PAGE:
Focus on referrals. It is exponentially more difficult to persuade a stranger to buy from you than it is to get business referrals from your existing customers. (This goes for up-selling current customers as well.) If your clients are happy with your product or service, ask them to recommend you to their friends, workmates, customers and relatives. Make it easy for them to find your website and Facebook page. When you do offline networking, pass out extra brochures and business cards that prominently feature your website address. Give clients an incentive (a 25% off coupon, maybe) to send leads to your website. Let them know that any prospects they refer will get first-time customer perks at your company. That way, they can demonstrate their savvy about your fantastic value and help out their friends at the same time. Who wouldn't love that?
Run contests and surveys. You want qualified leads? We all know that you have to give something in order to get something. Design an entertaining survey about your industry, with intriguing questions that shed light on some business conundrum or subject of long-time debate. Invite your website visitors to take the survey (keep it short and sweet) and view the results instantly. Of course, you'll ask them to fill out a brief contact form first, giving you just enough detail to know if they might transform into one of your "perfect" customers - or a dud. Same principles apply to contests, except that instead of survey data you'll be giving away a free trial offer or half off on a new product - again, in exchange for adding contestants to your prospect database.
Produce white papers and research. Pity the poor service provider. They not only have to sell their expertise, but also has to persuade potential clients that they need that expertise. How to do it? Establish credibility by commissioning industry research and writing it up with all the authority and experience you can muster. The biggest hurdle for most service providers is explaining to potential clients why consulting, or your new methodology or skill set is worth investing in. How will paying you result in an improvement to their bottom line? Your white paper can explain exactly how, and then go on to present case studies of existing clients that demonstrate your tangible results. Post your white paper on your website and make it available free for download to those who fill out your demographic profile. Make sure you get contact information from anyone who takes the time to download your white papers. They are likely to be well-qualified sales prospects.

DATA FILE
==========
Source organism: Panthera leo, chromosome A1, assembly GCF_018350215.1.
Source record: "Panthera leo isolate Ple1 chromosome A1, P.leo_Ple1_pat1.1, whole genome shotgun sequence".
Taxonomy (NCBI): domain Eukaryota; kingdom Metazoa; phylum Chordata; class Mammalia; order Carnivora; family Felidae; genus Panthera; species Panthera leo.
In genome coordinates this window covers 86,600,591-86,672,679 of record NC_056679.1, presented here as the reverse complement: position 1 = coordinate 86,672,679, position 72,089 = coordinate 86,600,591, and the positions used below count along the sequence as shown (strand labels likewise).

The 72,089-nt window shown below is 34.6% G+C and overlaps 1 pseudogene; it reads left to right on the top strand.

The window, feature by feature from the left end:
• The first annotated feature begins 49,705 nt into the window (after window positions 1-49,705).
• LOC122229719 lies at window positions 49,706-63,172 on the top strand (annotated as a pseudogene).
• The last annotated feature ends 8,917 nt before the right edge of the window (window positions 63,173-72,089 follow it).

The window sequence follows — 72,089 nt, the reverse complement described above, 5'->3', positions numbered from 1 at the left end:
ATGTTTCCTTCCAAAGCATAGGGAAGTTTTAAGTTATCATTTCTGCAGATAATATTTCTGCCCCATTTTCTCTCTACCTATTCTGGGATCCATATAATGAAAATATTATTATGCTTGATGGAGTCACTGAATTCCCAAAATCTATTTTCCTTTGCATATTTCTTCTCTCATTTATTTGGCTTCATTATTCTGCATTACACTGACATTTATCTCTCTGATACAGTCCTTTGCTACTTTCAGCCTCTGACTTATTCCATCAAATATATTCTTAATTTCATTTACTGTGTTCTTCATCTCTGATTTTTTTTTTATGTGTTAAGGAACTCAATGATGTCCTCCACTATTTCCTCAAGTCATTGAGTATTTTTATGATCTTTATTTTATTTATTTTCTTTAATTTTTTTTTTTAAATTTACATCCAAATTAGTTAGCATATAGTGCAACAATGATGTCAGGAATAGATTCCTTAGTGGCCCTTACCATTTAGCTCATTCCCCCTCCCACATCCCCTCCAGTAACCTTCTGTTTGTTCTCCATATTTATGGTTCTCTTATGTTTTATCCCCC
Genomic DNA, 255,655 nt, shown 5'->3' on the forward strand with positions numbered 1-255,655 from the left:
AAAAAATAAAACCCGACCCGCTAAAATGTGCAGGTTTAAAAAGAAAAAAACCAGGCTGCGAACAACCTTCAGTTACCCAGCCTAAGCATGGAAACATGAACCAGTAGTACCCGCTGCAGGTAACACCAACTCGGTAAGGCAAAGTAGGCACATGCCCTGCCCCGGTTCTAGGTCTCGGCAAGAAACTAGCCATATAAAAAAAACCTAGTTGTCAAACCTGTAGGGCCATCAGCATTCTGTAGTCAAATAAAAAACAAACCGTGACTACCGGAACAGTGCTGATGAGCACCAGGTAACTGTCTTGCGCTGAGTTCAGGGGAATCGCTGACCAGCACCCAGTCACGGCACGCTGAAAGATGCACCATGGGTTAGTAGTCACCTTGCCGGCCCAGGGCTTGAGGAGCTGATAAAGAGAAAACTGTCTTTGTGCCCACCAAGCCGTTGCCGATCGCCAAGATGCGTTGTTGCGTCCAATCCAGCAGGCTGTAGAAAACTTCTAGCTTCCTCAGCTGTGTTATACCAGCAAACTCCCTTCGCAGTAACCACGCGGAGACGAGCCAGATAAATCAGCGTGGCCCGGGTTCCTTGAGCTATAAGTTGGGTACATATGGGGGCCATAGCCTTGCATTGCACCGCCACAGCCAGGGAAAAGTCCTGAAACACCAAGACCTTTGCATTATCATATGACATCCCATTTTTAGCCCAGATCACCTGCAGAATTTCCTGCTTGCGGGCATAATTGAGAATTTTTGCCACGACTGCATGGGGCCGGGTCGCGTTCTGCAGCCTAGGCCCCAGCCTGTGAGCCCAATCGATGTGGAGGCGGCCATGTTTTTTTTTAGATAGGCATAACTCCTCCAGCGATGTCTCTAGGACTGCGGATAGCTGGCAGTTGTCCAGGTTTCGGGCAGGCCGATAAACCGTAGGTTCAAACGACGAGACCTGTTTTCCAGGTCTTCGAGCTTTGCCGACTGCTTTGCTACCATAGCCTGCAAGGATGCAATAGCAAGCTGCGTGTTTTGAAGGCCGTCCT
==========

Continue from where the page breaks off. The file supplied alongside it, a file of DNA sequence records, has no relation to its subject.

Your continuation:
Create a community. Demonstrate your thought leadership by establishing an online presence that attracts a healthy following. This is tricky and usually takes a long-term commitment, but it can deliver blockbuster results. The best way to start is by stirring up controversy. You don't want to be a jerk or start a flame war with your customers or competitors, but you do need to demonstrate that you have something interesting to say. Take a provocative position on a pressing business question and defend it on your company blog or in a trade journal article. Be an early adopter and let your customers know what you think of a new gadget or business service. Come down on one side of an argument with a persuasive - even passionate - comment online. The keys to this approach? Be experienced enough to take a reasonable stand, be sincere in your opinion and be mature enough to agree with or disagree with your detractors. Potential customers will sniff out a marketing ploy immediately. If you can pull this off, your company website will become an online hang out that customers and potential customers visit over and over.
How do you generate sales leads online? Share your best strategies with your fellow entrepreneurs.
Pirates gold image by Flickr user Mykl Roventine, CC 2.0